Here are 10 things you should know about Barton MacLane, born 119 years ago today. He was one of the busiest tough-guy actors of the 1930s and ’40s.
Here are 10 things you should know about Kay Francis, born 116 years ago today. We will happily watch virtually any picture that features her name in the credits.
That was until Noah Diamond, friend to Cladrite Radio and prenaturally talented individual (really, there’s nothing this guy can’t do), started researching this lost show with an eye toward reviving it for the first time in 90 years. He dug through the archives, finding snippets of dialogue, descriptions of the plot, sheet music for forgotten songs, etc., all in an attempt to piece together a more-than-reasonable facsimile of the Marxes’ first great triumph.
Noah’s efforts have finally paid off, as his recreation of I’ll Say She Is is finally receiving a fully mounted off-Broadway production in a mere matter of weeks (previews start May 28, opening night is June 2). But you needn’t wait till then to immerse yourself in the world of I’ll Say She is: Gimme a Thrill: The Story of I’ll Say She Is, The Lost Marx Brothers Musical, and How It Was Found, Noah’s engaging and informative account of the long march toward recreating and reviving the show is now available—in your choice of hard- and softcover—from BearManor and can be ordered now from your favorite online vendor and better bricks-and-mortar bookstores everywhere.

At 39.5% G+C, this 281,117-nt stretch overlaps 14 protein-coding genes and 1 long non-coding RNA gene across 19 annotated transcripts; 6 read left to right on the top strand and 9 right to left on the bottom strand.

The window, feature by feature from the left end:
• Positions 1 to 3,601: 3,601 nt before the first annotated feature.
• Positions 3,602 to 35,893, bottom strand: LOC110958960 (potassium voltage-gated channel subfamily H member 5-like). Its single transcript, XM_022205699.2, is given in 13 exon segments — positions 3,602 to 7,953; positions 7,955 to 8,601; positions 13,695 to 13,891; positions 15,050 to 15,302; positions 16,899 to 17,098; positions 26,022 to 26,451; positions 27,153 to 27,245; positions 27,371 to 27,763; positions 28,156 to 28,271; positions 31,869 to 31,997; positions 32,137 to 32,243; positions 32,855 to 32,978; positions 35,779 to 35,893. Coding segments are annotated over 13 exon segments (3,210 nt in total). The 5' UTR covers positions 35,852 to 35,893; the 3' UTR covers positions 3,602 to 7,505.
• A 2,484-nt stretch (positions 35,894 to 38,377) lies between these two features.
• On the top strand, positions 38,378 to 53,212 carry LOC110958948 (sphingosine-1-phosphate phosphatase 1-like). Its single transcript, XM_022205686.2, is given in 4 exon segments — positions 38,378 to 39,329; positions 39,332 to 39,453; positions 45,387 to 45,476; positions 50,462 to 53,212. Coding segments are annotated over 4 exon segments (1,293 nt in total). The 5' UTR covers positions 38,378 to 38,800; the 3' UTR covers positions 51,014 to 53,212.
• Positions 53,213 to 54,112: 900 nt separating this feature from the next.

If you’ve an interest in the Marx Brothers (and who doesn’t?), Broadway history, show biz lore (or all of the above), you’ll want to own this delightful and informative account of how this once-lost show has been restored and revived. Given that the man responsible for this happy reclamation also wrote the book, you’ll be getting the straight scoop from the horse’s mouth, so to speak.
Buy it for yourself, buy it for the Marx Brothers fans in your life, buy it for us (as our copy will surely be worn out in short order)!
And if you want the REALLY complete story of I’ll Say She Is, don’t miss the next chapter in its history, May 28 through July 2 at the Connelly Theater; tickets on sale now at illsaysheis.com!
What are you doing New Year’s Eve? We’re not referencing the classic song of that name (a favorite of ours, by the way); we’re asking the question. Because Turner Classic Movies has arranged a day of programming that, for our money, negates any need to even think of joining the inebriated hordes who’ll be out on the town, paying too much to have too little fun. Stay home instead, and enjoy the Marx Brothers all day and Nick and Nora Charles (and Asta, too) all night!
The Marx Brothers‘ first—and finest—seven pictures will air (slightly out of order, which is a bit of a head-scratcher) beginning at 8:15 a.m. ET, followed by all six Thin Man movies (which are being shown in proper order) beginning at 8 p.m. ET.
It’s nearly 23 hours of programming, so you’ll want to get plenty of rest tonight.